Britain and the United States have closed their embassies in Yemen after the US mission in the capital Sanaa received a specific threat from al Qaeda.
The move comes after US President Barack Obama blamed a Yemen-based al Qaeda group for the foiled attack on a Detroit-bound airliner on Christmas Day.
Both the US and UK have agreed to fund a counter-terrorism unit in the country and help block militants crossing into Yemen from Somalia.
British Prime Minister Gordon Brown said: “We have been working with the Americans to strengthen counter-terrorism cooperations in Yemen. Yemen has been recognised, like Somalia, to be one of the areas where we have got to do more.”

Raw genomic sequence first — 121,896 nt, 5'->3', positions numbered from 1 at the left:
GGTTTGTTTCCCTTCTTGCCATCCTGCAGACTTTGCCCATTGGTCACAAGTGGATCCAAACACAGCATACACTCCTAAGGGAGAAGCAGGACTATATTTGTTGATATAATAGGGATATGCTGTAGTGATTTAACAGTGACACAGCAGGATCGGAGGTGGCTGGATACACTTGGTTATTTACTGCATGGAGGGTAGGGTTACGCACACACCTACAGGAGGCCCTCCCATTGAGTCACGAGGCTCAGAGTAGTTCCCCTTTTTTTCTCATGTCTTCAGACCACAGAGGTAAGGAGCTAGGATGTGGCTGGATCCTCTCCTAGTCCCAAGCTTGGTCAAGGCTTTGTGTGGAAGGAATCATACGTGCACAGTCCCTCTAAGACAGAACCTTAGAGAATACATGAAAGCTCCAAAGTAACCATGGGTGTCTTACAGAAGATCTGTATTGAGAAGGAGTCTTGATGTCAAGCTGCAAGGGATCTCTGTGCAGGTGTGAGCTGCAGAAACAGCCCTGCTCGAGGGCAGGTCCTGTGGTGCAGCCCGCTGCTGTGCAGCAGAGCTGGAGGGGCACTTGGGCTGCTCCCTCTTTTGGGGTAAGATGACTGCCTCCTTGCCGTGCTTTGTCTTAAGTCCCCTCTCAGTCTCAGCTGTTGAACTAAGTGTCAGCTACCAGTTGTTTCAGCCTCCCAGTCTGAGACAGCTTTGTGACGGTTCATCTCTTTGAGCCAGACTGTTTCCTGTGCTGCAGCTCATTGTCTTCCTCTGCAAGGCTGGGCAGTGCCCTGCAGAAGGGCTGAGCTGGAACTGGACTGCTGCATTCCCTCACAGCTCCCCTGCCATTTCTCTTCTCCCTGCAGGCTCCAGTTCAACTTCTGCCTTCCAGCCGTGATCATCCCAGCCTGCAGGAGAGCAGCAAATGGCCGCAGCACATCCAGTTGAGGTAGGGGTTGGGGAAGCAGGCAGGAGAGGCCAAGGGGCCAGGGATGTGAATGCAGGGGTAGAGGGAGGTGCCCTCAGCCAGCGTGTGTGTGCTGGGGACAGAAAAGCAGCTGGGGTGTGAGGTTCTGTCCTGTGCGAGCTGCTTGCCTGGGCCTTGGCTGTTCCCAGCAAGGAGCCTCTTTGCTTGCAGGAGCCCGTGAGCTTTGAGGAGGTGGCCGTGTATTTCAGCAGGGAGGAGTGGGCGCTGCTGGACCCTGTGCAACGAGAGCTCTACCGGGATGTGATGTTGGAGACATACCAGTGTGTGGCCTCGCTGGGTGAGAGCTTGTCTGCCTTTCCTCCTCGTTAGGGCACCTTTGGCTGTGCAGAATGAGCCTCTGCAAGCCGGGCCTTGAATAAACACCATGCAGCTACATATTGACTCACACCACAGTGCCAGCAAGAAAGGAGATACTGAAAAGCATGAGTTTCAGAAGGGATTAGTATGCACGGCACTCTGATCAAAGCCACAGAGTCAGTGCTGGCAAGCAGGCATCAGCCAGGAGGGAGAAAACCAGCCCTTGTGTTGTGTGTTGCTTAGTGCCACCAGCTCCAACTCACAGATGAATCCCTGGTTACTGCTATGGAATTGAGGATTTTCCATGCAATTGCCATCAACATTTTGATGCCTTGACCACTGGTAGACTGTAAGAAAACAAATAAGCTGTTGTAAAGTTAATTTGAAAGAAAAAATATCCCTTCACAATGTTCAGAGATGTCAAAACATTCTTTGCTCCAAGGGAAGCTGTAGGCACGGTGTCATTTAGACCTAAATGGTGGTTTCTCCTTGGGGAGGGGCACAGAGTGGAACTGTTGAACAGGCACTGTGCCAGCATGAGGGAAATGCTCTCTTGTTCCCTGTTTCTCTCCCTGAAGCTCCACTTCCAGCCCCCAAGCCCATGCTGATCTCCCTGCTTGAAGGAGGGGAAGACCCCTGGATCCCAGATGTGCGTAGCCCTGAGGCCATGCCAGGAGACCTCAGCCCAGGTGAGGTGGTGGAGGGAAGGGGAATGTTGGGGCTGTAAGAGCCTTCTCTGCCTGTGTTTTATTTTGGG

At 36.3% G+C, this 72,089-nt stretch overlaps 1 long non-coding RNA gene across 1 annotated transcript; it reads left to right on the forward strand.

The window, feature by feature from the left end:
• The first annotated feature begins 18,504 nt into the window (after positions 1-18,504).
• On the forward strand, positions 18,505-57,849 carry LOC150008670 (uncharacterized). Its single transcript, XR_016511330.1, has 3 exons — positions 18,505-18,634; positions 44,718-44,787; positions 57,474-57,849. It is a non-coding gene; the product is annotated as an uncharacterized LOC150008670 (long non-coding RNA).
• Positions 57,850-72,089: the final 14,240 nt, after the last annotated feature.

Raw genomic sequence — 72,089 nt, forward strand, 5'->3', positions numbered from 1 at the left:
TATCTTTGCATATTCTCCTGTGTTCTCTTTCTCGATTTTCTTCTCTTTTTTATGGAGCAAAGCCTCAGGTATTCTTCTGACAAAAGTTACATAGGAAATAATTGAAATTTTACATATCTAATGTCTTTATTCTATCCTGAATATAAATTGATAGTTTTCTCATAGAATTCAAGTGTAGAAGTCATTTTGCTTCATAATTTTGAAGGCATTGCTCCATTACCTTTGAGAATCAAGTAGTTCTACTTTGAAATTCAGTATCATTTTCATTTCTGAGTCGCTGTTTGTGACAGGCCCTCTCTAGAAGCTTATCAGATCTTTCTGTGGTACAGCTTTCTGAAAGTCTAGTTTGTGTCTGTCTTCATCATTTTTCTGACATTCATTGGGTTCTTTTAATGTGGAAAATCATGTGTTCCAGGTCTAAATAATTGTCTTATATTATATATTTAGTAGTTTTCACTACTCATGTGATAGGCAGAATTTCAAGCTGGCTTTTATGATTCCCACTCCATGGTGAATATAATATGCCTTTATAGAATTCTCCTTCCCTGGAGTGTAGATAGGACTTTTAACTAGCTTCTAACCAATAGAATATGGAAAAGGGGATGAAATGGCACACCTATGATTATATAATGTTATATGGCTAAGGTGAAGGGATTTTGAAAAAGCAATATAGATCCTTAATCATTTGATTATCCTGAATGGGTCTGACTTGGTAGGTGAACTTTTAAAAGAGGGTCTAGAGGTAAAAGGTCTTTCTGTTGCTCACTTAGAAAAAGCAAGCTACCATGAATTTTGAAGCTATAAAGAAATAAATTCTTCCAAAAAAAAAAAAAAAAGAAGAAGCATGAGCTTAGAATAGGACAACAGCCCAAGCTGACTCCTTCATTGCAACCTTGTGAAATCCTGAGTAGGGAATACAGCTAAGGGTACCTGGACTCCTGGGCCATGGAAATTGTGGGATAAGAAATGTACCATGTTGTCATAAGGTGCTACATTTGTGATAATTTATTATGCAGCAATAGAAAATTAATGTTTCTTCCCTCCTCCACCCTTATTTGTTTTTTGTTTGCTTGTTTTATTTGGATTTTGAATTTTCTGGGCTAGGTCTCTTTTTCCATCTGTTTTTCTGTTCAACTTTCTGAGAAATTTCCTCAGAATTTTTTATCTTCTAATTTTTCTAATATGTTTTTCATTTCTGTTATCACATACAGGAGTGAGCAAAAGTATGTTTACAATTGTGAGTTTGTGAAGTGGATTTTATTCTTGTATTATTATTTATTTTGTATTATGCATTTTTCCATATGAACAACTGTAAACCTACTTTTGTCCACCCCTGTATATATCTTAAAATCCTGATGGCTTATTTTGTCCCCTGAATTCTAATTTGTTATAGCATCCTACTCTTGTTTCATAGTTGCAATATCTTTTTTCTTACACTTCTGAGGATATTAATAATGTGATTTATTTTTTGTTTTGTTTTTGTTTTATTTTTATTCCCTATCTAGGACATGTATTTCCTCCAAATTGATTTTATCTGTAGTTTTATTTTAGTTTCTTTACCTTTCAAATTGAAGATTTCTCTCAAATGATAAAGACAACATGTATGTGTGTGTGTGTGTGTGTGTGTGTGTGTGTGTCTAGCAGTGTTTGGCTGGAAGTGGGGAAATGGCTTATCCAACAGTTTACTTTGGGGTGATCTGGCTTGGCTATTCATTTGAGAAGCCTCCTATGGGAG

Over the weekend, top US General David Petraeus held talks with Yemeni President Ali Abdullah Saleh on boosting military and economic ties. Petraeus indicated that Washington plans to double its 50 million euro security assistance to the country.
A Shi’ite rebellion in the north, a separatist movement in the south, weak government and grinding poverty makes Yemen fertile ground for militant groups to operate.